From My Commonplace Book

All educationalists taught that reading was to be carried out pen in hand, ready to note in the margin metaphors, similes, exempla, sententiae, apophthegms, proverbs, or any other transportable units of literary composition. These were then to be copied out into one or more notebooks, divided either alphabetically or by topics, and to be reused in one’s own writing. Brian Vickers

As I approach Marks In the Margin's 500th post, I return for a moment to its initial purpose--to make note of passages from my commonplace book. Each year I collect two sets of extracts from the books and essays I read. I call the first Passages. It is quite a collection of ideas, conjectures, ruminations, and simply well written sentences, some clever, others funny, but mostly statements that have set me to thinking

I also keep a much smaller, separate section that I call Briefs. These selections, perhaps quotations is a more accurate way to describe them, consist of much the same kind of material, but they stand alone and are not part of a larger set derived from a book or essay or organized in any particular order.

A fair number of the Briefs I collected last year dealt with the pleasures of reading, and the literary arts in general. Here are some examples:

It was books that taught me that the things that tormented me most were the very things that connected me with all the people who were alive, or who had ever been alive. James Baldwin

And then you’d take a break at the wonderful coffee bar in the Cortile. (Pretty much all the Vat [Vatican Library] wax ecstatic about the coffee bar.) There’s a social aspect. You are talking with friends, with colleagues, with people you’ve maybe just met, about important things, things of the mind. It’s almost like being in the Platonic Academy. Daniel Mendelshon New Yorker

…a weekday edition of The New York Times contains more information than the average person was likely to come across in a lifetime in seventeenth-century England. From Information Anxiety by Richard Wurman

Follow your interest; follow the writers who energize you, not the ones who exert a sense of obligation on you. The books that do the one or the other will change, as time gone on. The landscape shifts. Don’t adhere to systems unless that feels good. Guy Davenport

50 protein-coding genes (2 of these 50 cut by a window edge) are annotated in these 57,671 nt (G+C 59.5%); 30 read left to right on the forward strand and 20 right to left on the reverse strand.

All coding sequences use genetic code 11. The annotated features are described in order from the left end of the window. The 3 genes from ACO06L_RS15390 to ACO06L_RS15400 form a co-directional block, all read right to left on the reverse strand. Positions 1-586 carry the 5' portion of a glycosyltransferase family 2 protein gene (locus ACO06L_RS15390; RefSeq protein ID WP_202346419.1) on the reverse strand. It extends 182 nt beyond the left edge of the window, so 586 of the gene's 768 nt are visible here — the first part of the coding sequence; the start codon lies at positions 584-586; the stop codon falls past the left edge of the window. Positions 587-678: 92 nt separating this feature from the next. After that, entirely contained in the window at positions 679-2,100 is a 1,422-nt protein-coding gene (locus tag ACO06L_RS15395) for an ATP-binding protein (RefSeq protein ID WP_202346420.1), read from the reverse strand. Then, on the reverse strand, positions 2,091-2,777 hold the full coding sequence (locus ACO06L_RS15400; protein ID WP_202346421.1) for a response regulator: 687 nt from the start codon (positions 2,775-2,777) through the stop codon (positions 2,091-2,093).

It takes two hours to watch Molly Sweeney at the Irish Repertory Theater. But you’ll spend much more time thinking about it afterward. A deeply moving meditation of hope, change and despair, it’s a compelling piece of theater, one in which the ending applause is only the beginning of the plays effects. Ken Jaworowski Times

To sit alone in the lamplight with a book spread out before you, and hold intimate converse with men of unseen generations—such is a pleasure beyond compare. Yoshida Kenko

But speaking artistically—I like it when, at the end of a story, I can imagine the characters going on to do a number of things, all with an equal level of specificity. For example, at the end of Chekhov’s “Lady with Pet Dog,” I can imagine the couple leaving their respective spouses and staying together and living happily ever after. But I can also (with equal clarity) imagine them leaving their respective spouses—and then starting to fight bitterly. I can also imagine them staying with their respective spouses and loving each other forever, illicitly. Or staying with their spouses and slowly falling out of love with each other. So Chekhov’s accomplishment in that story is that those characters are so there, so real, that they live on beyond the end of the story, in three dimensions, and you feel their possibilities as human possibilities, i.e., unpredictable, with all the wild variations that are possible in an actual human life. So that’s the aspiration, anyway. George Saunders

…creative reading was at last inseparable for him from creative writing. But reading was just the means. The end—the purpose—was writing. Emerson

Behind any artist's urge to create is an egotistical impulse -- a desire to be remembered, to see one's works immortalized. Writers attempt to defy death by achieving eternal life on the page and in the imaginations of readers. Such hopes are ultimately illusory: obviously, a page or a book or a computer file may outlast their creators, but nothing has the stamina to outlast time. Yet few writers are either willing or courageous enough to confront the fact that literary immortality is essentially impossible. From a review of Paul Auster’s Invisible by Vincent Rossmeier